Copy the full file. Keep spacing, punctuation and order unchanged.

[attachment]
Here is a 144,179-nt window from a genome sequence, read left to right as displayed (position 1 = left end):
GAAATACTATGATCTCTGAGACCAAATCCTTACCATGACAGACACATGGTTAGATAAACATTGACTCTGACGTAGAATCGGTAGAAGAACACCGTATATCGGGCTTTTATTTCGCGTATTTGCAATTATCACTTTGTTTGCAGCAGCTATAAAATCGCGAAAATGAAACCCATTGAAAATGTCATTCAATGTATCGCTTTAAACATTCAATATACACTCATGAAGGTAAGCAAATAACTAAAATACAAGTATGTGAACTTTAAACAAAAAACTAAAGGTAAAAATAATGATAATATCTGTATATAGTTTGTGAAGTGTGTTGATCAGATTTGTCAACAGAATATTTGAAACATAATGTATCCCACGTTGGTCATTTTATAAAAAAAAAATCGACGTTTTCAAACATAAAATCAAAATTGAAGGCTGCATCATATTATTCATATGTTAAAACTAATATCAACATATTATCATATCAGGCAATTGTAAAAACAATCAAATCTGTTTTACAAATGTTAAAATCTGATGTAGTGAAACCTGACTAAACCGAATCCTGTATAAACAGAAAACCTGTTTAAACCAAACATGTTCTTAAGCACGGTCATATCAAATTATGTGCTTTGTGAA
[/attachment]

Here is a 144,179-nt window from a genome sequence, read left to right as displayed (position 1 = left end):
GAAATACTATGATCTCTGAGACCAAATCCTTACCATGACAGACACATGGTTAGATAAACATTGACTCTGACGTAGAATCGGTAGAAGAACACCGTATATCGGGCTTTTATTTCGCGTATTTGCAATTATCACTTTGTTTGCAGCAGCTATAAAATCGCGAAAATGAAACCCATTGAAAATGTCATTCAATGTATCGCTTTAAACATTCAATATACACTCATGAAGGTAAGCAAATAACTAAAATACAAGTATGTGAACTTTAAACAAAAAACTAAAGGTAAAAATAATGATAATATCTGTATATAGTTTGTGAAGTGTGTTGATCAGATTTGTCAACAGAATATTTGAAACATAATGTATCCCACGTTGGTCATTTTATAAAAAAAAAATCGACGTTTTCAAACATAAAATCAAAATTGAAGGCTGCATCATATTATTCATATGTTAAAACTAATATCAACATATTATCATATCAGGCAATTGTAAAAACAATCAAATCTGTTTTACAAATGTTAAAATCTGATGTAGTGAAACCTGACTAAACCGAATCCTGTATAAACAGAAAACCTGTTTAAACCAAACATGTTCTTAAGCACGGTCATATCAAATTATGTGCTTTGTGAA